A system of government in which a king or queen is the head of state but has limited power and must follow a constitution and accepted practices known as conventions. In Australia, the powers of the Queen have been delegated to her representative, the Governor-General.

council

The law-making body of a local government.

council chambers

The building where a local council meets.

councillor

Title for a person elected to local government, also called an alderman.

court

In the legal system, a place where cases and trials are conducted; also the collective name for the judges that work in a court.

crossbench

The seats in either chamber occupied by minor parties and/or independents.
More information: Independents

cross the floor

The action of a member of a parliamentary party walking across the chamber to vote against their party's view.
More information: Crossing the floor

D

Daily Program

(see also Order of Business)
The daily agenda showing items of business expected to be dealt with in the House of Representatives.

deadlock

A situation in which the House of Representatives and the Senate disagree over a bill.
More information: Double Dissolution

debate

A formal discussion on a bill or other topic in which different views are expressed.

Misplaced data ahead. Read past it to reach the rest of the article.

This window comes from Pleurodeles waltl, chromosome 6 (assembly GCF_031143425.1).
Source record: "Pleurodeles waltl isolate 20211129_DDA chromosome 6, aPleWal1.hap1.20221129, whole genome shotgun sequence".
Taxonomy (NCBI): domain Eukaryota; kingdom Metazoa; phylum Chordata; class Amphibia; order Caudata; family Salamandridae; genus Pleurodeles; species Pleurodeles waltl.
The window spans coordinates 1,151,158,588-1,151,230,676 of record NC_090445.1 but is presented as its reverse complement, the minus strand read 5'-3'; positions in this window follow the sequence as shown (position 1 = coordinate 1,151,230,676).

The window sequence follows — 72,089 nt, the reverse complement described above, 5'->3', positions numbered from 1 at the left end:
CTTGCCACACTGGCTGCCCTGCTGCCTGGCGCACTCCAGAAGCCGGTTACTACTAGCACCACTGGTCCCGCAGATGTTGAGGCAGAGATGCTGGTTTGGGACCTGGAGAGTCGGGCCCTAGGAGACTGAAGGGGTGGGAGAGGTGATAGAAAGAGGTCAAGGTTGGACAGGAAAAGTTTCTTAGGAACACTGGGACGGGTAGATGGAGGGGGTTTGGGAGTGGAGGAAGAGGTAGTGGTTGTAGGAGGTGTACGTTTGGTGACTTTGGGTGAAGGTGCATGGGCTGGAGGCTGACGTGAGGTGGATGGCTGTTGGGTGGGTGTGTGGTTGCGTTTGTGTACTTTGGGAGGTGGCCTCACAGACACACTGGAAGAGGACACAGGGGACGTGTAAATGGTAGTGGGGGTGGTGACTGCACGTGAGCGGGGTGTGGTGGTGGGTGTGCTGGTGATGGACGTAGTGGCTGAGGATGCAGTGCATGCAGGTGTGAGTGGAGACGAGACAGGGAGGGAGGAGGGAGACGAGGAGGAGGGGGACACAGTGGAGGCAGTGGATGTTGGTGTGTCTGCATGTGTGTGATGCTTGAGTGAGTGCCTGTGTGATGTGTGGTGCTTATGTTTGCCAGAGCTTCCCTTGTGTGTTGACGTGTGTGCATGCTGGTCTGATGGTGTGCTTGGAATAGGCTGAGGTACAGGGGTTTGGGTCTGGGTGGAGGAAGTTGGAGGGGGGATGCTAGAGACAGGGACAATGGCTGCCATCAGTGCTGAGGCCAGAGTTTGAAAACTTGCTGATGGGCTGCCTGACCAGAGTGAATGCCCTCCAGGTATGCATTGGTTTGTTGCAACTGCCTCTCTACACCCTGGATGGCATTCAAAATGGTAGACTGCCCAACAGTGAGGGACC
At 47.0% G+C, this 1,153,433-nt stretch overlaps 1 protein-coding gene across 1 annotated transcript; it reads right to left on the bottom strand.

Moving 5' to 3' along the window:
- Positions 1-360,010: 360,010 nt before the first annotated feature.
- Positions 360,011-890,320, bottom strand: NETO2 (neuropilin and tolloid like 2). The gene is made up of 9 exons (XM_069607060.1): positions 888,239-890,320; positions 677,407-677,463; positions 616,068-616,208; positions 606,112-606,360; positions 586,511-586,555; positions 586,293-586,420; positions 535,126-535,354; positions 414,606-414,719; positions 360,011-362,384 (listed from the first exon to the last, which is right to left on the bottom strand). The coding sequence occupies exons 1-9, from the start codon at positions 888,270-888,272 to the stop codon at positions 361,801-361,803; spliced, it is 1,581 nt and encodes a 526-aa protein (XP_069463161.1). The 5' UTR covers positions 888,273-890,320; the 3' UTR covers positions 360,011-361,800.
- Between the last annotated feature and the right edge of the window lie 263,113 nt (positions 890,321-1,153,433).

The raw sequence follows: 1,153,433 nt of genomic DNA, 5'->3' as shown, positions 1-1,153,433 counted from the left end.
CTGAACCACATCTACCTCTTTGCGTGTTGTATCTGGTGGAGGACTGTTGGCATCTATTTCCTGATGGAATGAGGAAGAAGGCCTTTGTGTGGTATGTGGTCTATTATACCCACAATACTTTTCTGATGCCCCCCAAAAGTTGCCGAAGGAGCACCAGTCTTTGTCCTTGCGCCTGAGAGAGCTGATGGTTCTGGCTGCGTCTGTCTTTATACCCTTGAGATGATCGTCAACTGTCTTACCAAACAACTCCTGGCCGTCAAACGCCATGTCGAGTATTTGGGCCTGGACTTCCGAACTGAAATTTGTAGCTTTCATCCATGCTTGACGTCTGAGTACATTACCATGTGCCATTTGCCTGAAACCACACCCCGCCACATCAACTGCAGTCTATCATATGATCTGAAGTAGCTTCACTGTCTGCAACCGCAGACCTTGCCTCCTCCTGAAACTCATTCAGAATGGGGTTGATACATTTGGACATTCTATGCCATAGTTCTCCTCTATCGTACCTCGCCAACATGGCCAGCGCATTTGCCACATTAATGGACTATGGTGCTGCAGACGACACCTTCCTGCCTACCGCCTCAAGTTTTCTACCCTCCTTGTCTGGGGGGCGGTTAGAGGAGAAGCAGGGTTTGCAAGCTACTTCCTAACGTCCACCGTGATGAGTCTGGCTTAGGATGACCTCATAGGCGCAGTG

delegated law

Rules or regulations made by a government minister, executive office-holder or government department using power that is given to them by the Parliament.
More information: Delegated law

deliberative vote

(see also casting vote)
The ordinary vote of a member of parliament, as opposed to the casting—or deciding—vote.

Democracy

(see also representative democracy)
A system of government in which the people have a say about how they are governed, and free elections are held.

Despatch Boxes

Two wooden chests on the central table of the House of Representatives, from which the Prime Minister, Leader of the Opposition, ministers and shadow ministers make their speeches.
More information: Despatch Boxes

dissolution

The act of closing the House of Representatives before calling a federal election.

division

A formal recorded vote in which members of parliament move to either side of the chamber to show whether they are voting for or against a proposal.